European equities have been in the tank for years, as the region has struggled with lackluster growth since the 2007-2008 financial crisis. But just as it appears that European stocks may be poised to benefit from higher global economic growth levels and an uptick in earnings, potential fallout from national elections—both in the region and from abroad—may impact their progress. Here, Philippe Brugere-Trelat, executive vice president and portfolio manager, Franklin Mutual Series, discusses the competing forces at work in likely determining how the European economy and its equities fare this year.

After a tumultuous 2016, European equities may be in for a relatively smoother ride in 2017. Economically speaking, the outlook for Europe is improving, in my view, and the most recent data shows economic confidence is at its highest level since 2011.1

As 2017 unfolds, I believe European equities may benefit from two factors. First, the recent acceleration in global economic growth will likely increase demand for Europe’s exports. Exports comprise about 27% of the eurozone’s gross domestic product,2 and that percentage is even higher for Germany.

The second factor, which is likely a consequence of the first, is the inflection point we have seen in European corporate earnings. Corporate profits in Europe have risen since their trough in July 2016, and for the first time in several years, on a year-on-year basis, earnings growth has risen above zero. European earnings had languished for years because, by and large, European companies have been price-takers (companies that have little influence on the prices they charge) rather than price-setters, and were hampered by concerns about deflation and anemic economic growth in the region. With the pick-up in global economic growth, we are even seeing some signs of inflation, which should have a positive impact on pricing and, by extension, on European companies’ margins.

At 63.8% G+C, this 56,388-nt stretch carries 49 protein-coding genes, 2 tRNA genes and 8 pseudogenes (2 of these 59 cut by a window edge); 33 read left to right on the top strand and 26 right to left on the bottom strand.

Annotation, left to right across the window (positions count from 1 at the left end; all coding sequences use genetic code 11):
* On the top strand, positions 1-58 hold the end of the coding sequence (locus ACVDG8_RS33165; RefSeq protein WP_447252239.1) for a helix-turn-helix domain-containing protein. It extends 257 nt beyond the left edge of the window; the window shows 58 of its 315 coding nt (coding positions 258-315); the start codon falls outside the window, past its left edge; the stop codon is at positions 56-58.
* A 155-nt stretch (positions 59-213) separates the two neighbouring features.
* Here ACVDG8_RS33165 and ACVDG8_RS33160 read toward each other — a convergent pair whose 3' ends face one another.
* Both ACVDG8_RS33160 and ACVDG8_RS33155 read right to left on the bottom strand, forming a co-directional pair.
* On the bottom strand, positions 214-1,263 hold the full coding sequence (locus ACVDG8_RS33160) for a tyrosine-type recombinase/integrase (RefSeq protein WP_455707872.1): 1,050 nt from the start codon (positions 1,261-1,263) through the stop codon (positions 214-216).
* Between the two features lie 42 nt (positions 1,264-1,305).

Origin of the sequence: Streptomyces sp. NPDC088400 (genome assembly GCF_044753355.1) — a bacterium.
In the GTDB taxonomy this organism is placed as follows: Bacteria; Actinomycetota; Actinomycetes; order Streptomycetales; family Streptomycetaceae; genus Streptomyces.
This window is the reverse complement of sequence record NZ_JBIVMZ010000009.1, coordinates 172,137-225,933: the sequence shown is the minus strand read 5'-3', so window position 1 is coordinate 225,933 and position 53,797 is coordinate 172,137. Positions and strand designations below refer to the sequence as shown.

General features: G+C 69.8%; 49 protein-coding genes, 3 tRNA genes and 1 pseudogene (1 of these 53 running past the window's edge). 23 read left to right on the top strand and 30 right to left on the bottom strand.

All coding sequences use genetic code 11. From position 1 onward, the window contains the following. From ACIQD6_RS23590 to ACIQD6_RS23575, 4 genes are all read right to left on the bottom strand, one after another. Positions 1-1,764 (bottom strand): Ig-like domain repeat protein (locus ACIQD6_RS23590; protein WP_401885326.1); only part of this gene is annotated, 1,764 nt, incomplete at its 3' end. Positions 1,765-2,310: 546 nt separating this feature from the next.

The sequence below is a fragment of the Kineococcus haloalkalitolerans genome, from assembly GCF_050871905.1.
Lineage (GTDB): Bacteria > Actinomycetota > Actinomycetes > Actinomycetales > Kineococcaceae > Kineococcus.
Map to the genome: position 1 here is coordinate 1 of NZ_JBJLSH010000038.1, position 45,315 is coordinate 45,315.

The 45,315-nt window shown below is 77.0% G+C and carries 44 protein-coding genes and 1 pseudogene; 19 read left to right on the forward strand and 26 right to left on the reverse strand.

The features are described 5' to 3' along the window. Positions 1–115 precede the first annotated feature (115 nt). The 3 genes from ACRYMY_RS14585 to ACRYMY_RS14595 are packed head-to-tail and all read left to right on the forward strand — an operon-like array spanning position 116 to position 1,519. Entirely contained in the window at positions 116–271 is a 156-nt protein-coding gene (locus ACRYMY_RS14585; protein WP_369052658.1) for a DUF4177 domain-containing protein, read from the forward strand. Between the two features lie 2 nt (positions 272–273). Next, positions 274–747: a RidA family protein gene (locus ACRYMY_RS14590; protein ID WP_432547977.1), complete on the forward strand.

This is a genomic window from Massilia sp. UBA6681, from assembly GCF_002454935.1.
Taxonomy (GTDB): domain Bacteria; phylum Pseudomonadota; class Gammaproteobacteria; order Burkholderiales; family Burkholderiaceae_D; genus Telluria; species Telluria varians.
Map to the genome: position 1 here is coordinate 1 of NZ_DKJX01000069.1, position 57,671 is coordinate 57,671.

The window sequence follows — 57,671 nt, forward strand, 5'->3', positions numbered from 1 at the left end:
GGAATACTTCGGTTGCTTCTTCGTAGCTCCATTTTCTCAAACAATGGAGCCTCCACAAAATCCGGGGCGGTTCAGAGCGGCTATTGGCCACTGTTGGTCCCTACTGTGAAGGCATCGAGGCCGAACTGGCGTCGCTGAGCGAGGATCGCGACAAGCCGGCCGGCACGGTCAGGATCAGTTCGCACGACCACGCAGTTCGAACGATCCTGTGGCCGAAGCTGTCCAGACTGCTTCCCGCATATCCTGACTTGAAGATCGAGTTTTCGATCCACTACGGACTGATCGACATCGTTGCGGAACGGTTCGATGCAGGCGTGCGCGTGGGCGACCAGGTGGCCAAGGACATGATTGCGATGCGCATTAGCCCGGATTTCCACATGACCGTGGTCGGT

Political Uncertainties

Although the economic picture appears brighter, the political outlook has become cloudier. First, there’s the fallout from the United Kingdom’s vote in June 2016 to leave the European Union (EU). Since the vote took place, the United Kingdom has been in a kind of suspended animation, and very little has happened, although behind-the-scenes positioning has taken place between the United Kingdom and the EU regarding how to pursue future negotiations.

Even if the plans to implement “Brexit” start in March, as indicated by UK Prime Minister Theresa May, the process will likely be long and drawn out, which in and of itself generates uncertainty. The negotiations could become acrimonious, which may put the United Kingdom in a difficult situation. I believe the economic impact of a “hard Brexit” (where the United Kingdom gives up full access to the single market and the customs union with the EU), would be much harsher on the UK economy than on the EU’s, but it would not inspire confidence in the rest of Europe.

Second, it’s possible that national elections occurring this year may propel populist, anti-EU parties to power. I believe the prospect for that in France is limited, and even less so in Germany, but I would not say it does not exist.

On the other hand, a populist party may gain traction in the next Netherlands elections, although I doubt that it would get enough votes to form a majority government by itself. In Italy, we still do not know whether there will be an election this year, because the main objective of the current temporary government is to reform the electoral law so that the populist Five Star party cannot benefit from the law’s current form.